Gaps in sizes of exoplanets discovered by Transiting Exoplanet Survey Satellite (TESS) call for new explanations
The galaxy hosts many small planets, some about the Earth’s size, and others, two to four times bigger. However, experts have found that planets between one and a half to two of our planet’s size are rare.
The gap is called “the Fulton gap” after the main author of the paper that who discovered it while analyzing the findings of the Kepler Space Telescope that studied exoplanets for almost ten years before TESS took over. TESS has not yet found enough planets to confirm or deny the Fulton gap, but the trend continues, and astronomers don’t expect that gap to go away.
Diana Dragomir, an astronomer from MIT working with data collected by TESS, led the team that published a paper in the Astrophysical Journal Letters. They found a star system home to two planets on either side of the gap. One is a “mini-Neptune” measuring approximately 2.6 times the Earth’s radius, and the other is a small planet roughly 90 percent as big as the Earth. That small planet is the first to come close to the size of the Earth that TESS has found.
Ms Dragomir explained that this gap in size could shed light on potential rules when it comes to how planets form, and what happens to them early on. Experts are looking at a planet’s atmosphere since the atmosphere can make up a large part of a planet’s radius. For example, Dragomir said it’s possible that there’s a reverse-Goldilocks situation where medium-sized rocky planets with atmospheres can’t last.
She said, “you are either going to be big enough to hold on to your atmosphere, or if you are intermediate in size, then you are probably not big enough, and you are going to lose it all pretty quickly. It’s like a tug of war; it’s really hard to stay in the middle.”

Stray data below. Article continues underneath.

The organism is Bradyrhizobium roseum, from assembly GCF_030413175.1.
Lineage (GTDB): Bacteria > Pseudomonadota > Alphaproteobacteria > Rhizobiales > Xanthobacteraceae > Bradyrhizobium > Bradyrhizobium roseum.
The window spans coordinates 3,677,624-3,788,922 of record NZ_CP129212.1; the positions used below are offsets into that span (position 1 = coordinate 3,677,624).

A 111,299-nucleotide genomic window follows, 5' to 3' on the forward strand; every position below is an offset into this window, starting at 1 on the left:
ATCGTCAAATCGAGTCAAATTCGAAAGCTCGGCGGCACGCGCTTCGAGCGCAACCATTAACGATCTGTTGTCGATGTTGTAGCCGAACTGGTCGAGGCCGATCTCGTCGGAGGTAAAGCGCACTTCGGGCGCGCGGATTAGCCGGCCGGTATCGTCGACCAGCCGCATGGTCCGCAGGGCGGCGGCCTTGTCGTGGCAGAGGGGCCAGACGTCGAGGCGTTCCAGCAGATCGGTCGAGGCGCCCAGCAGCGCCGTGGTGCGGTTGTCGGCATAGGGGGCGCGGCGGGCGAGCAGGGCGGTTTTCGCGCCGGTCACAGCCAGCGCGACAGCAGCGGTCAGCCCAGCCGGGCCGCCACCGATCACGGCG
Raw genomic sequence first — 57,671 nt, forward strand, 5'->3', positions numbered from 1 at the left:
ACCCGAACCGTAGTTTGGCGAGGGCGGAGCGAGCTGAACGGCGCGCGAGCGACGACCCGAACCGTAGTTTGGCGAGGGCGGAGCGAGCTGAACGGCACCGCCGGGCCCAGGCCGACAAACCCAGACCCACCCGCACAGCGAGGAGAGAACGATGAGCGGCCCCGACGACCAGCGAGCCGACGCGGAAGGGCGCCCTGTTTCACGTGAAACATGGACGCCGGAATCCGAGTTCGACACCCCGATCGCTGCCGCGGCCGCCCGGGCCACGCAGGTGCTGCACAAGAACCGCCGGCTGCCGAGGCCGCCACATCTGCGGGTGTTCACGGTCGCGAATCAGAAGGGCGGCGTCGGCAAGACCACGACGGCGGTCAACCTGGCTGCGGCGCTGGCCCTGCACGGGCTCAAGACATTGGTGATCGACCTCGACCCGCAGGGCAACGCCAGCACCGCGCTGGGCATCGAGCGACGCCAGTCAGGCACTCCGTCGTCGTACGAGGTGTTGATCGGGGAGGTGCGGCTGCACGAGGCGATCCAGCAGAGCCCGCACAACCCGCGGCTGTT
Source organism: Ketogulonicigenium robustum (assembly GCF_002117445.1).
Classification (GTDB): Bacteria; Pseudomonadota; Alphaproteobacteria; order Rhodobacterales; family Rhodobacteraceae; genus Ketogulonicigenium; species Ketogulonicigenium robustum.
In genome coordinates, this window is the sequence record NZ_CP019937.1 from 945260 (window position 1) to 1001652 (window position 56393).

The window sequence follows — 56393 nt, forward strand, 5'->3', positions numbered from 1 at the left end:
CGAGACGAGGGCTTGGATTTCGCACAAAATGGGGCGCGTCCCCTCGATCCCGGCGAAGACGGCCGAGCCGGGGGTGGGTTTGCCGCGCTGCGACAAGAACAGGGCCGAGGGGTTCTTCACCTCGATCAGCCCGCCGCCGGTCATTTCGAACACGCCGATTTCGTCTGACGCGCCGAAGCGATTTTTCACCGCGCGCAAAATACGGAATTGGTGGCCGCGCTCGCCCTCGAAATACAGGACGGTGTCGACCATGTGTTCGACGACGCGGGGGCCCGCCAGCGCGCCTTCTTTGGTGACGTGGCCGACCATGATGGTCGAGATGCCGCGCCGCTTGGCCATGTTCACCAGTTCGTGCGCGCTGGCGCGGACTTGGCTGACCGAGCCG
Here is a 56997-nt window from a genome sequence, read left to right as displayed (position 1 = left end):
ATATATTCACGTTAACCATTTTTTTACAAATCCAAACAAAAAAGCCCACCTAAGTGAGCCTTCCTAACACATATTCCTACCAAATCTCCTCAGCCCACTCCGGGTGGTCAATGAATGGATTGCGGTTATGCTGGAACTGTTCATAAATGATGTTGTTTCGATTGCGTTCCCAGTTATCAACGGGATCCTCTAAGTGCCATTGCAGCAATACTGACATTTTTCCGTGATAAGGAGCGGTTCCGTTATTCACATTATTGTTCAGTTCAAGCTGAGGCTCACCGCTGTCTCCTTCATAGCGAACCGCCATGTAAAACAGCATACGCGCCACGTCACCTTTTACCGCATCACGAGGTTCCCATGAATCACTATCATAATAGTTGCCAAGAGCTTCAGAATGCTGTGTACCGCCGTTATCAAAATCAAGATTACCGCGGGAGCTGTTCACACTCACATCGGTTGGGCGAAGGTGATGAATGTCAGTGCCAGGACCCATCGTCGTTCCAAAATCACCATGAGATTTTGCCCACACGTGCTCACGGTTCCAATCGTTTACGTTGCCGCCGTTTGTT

However, experts have two more general theories that could explain this gap. Aside from atmosphere loss, Sara Seager, a MIT astronomer and deputy science director for the TESS mission revealed that the gap could be due to planetary genesis as a result of location or composition of the gas and dust left over after the birth of a star. A planet's own cooling process could result in the evaporation of its atmosphere, which is called “core-powered mass loss.”
Scientists realize that smaller worlds seem to orbit close to their host stars, while more massive planets are more distant. Ms Seager explained that the proximity to their stars could be one reason they’re small. There is a probability that they start large, but lose their atmospheres, and, consequently, their mass, to the extreme heat and ultraviolet radiation of their stars.
In fact, experts believe this could have happened to Mars, and even our planet continues to lose some of its hydrogen shell, according to Sara Seager.
Ms Dragomir said, “drawing firm conclusions about which kinds of planets do and don’t form at this point is like looking in 1 percent of the haystack and saying, ‘Oh, there’s no needle.’” Thus, she and her team are waiting for TESS’s long-term observations of planets that orbit their stars at vast distances.